NEWS

Swank takes a more lighthearted role in 'P.S. I Love You'

Ed Symkus

In the opening scene of “P.S.I Love You,” Hilary Swank pretty much runs the gamut of her acting chops. Sharing the almost 10-minute sequence with Girard Butler, she laughs, yells, throws things, gets all lovey-dovey, and still manages to hit all of her marks.

In person, she’s a bundle of energy, a regular chattering chipmunk, even at the tail end of a marathon three-hour interview session, during which she’s been moving from room to room, taking questions from different groups of journalists.

“That opening scene! How great!” she says, blindingly white teeth behind her impossibly wide smile. “It’s so rare to have a scene like that and it’s such a dream for an actor. In the golden era of movies they had those long scenes, the Katharine Hepburn scenes where they went back and forth for 10 minutes. But now you sometimes have scenes that are only a fourth of a page. You don’t have the color you have here.

“It starts out in the street, then we walk up and come in the house and turn on the lights — so we actually lit the scene ourselves by hitting the lights — and we were changing [our clothes] while at the same time saying our lines.

“It’s like going like this,” she adds, giggling, then starts patting her head with one hand and rubbing her belly with the other.

The mostly lighthearted and hopeful story is about a young, overly passionate married couple (Swank and Butler) who are eking by in New York. When he suddenly becomes ill and dies, she has trouble getting on with life — until she starts receiving letters that he wrote before his death, hoping to aid her in starting over, maybe even finding love again.

Swank made her name in far more serious roles, winning Oscars for her performances as a transgendered teenager in “Boys Don’t Cry” and as a waitress-turned-boxer in “Million Dollar Baby.”

“This is a departure from anything I’ve done,” says Swank. “To do a romantic and comedic type movie was a challenge in itself. This wasn’t challenging on the physical side; that’s usually my challenge, whether it’s passing as a boy or putting on 19 pounds of muscle. The challenge in this movie was finding the balance of reality and humor in the aftermath of what’s happened, while at the same time being true to the full range of emotions that’s associated with grief. It was a real emotional roller coaster.”

It seems that everything she’s doing in her career right now is a departure from her early days in the business, a time when she leaned toward becoming a Method actress.

“When you’re really new at it you’re afraid,” she says candidly of acting. “You have a lot of fear that you’re not gonna be able to do what you’re supposed to do. And believe me, I still wake up in really difficult scenes and say, ‘God, am I gonna be able to do this today? Do I have it in me?’

“In the beginning I felt like I had to live my character all the time. Because if I stepped out of it, would I be able to step back in. But I’m talking about ‘Next Karate Kid’ days. I was 18 and I walked around really tense and I was thinking, ‘I’m gonna be this character all the time and I’m gonna live it so I know it.’ But you find later that you can step in and out of it a little bit more.”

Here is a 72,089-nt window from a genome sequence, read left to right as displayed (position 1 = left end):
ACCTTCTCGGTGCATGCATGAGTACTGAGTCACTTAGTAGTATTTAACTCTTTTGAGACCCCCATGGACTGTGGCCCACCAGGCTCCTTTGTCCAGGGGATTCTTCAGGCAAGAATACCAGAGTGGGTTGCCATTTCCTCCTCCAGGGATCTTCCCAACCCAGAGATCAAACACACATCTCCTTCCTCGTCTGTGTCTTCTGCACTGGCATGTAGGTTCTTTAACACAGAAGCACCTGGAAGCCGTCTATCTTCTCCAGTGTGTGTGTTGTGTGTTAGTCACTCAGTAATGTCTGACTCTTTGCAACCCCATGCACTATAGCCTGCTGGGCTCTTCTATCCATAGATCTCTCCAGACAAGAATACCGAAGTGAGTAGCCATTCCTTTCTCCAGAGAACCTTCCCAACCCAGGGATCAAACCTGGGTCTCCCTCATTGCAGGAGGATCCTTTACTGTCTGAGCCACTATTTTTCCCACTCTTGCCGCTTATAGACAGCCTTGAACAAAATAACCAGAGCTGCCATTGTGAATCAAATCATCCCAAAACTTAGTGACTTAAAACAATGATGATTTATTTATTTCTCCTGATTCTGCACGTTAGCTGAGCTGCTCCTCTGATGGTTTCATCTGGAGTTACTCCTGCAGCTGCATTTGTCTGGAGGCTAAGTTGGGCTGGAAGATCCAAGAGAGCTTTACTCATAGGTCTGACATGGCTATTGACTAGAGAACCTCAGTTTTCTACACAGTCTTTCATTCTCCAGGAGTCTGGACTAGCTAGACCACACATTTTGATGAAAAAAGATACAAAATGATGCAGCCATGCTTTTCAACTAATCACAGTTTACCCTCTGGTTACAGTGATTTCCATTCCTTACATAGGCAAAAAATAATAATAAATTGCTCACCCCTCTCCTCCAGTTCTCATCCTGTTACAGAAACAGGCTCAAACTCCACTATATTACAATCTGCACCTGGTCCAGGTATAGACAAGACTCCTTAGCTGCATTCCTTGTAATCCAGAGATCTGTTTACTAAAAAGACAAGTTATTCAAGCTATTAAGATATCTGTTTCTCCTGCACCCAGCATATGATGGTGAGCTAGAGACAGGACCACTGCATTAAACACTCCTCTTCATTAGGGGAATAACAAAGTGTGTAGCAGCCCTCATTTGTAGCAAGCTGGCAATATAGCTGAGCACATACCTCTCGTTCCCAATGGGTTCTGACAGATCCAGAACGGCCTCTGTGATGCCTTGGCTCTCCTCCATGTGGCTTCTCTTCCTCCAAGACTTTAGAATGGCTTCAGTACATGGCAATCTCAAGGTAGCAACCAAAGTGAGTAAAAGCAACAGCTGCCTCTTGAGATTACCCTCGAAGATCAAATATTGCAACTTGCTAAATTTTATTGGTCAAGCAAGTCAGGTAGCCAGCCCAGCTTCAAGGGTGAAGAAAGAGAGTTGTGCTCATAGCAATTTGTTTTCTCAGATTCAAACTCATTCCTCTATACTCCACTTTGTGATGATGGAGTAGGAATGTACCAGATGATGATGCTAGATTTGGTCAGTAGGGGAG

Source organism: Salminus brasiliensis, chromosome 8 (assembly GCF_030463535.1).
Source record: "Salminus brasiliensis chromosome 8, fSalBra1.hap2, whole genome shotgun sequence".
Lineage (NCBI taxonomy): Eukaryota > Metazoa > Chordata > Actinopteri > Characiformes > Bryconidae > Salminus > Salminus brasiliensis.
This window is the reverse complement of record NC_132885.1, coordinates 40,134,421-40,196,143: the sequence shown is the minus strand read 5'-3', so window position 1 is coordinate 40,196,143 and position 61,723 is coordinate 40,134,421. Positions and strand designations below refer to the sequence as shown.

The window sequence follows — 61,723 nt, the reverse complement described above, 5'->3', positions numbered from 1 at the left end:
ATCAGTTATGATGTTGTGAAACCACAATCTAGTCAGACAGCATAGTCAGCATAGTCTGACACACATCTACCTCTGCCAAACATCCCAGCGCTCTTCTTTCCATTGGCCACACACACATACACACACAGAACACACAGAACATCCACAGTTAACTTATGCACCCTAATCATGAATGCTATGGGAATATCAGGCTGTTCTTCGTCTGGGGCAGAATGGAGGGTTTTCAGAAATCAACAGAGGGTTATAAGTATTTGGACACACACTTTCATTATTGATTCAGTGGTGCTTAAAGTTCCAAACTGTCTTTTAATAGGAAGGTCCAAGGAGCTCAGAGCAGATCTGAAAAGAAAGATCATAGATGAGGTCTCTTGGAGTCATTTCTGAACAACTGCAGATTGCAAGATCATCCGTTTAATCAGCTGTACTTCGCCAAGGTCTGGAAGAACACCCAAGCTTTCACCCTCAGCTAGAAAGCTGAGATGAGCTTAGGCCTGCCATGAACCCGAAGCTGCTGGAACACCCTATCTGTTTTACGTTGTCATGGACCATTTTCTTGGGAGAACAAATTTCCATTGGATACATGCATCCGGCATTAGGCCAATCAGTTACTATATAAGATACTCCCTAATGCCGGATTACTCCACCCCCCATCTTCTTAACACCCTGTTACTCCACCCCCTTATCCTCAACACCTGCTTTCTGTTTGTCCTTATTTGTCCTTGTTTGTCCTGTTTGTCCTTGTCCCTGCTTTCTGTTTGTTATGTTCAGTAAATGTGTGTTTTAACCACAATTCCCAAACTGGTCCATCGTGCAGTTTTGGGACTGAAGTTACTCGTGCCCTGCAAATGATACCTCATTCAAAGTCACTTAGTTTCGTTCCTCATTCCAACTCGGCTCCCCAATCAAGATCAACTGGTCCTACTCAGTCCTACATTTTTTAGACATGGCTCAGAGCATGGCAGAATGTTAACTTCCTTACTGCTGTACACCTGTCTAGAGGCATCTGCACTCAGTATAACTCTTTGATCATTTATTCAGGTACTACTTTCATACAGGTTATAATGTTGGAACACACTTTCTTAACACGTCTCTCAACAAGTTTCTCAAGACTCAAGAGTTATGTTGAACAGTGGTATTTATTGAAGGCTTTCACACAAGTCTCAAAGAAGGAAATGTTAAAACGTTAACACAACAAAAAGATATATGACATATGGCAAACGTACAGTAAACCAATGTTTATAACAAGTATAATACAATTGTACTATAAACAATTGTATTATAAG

Yet she admits that while playing Holly in “P.S. I Love You” it was tough to keep stepping in and out because of the nature of the story and of her character.

“Holly’s grieving all the time,” she explains, “and you can take that home. You cry on the set and it’s not that it’s fake. You’re crying. You’re feeling something, and it’s real, and you get emotionally hung over. You go home and you’re tired, just like you were crying, and you wake up the next day and you’re feeling what you feel like when you’ve cried the day before.”

Swank hopes that the story about transition, about going from one phase of life to the next, will click with viewers.

“You just never know what tomorrow will bring,” she says softly, slowly shaking her head, but still smiling. “I’m not talking about the future, or months away. You never know what tomorrow’s gonna bring. But that’s kind of the beauty of life, once you become comfortable with trusting the unknown — that things aren’t always as you planned. I think that’s what this movie is a reminder of. You don’t know what will happen tomorrow so you should hold the people that you love dear and not take them for granted. Your family and your friends: Hold them closely.”

Next up for Swank is “Amelia,” a biopic about legendary pilot Amelia Earhart, to be directed by Philip Noyce (“The Quiet American”).

“I start that in January,” she says, “and I’ll approach it like every other character. I do all my research, and I like at least four weeks of preparation. There’s a plethora of literature on her, so I’ll have lots of reading to do. And I’ll be taking flight lessons. I’m really excited about that because it’s such a great role. And it’s another great challenge.”

She pauses, smiles, then adds, “I love my job.”

“P.S. I Love You” opens Dec. 21.

Ed Symkus can be reached at esymkus@cnc.com.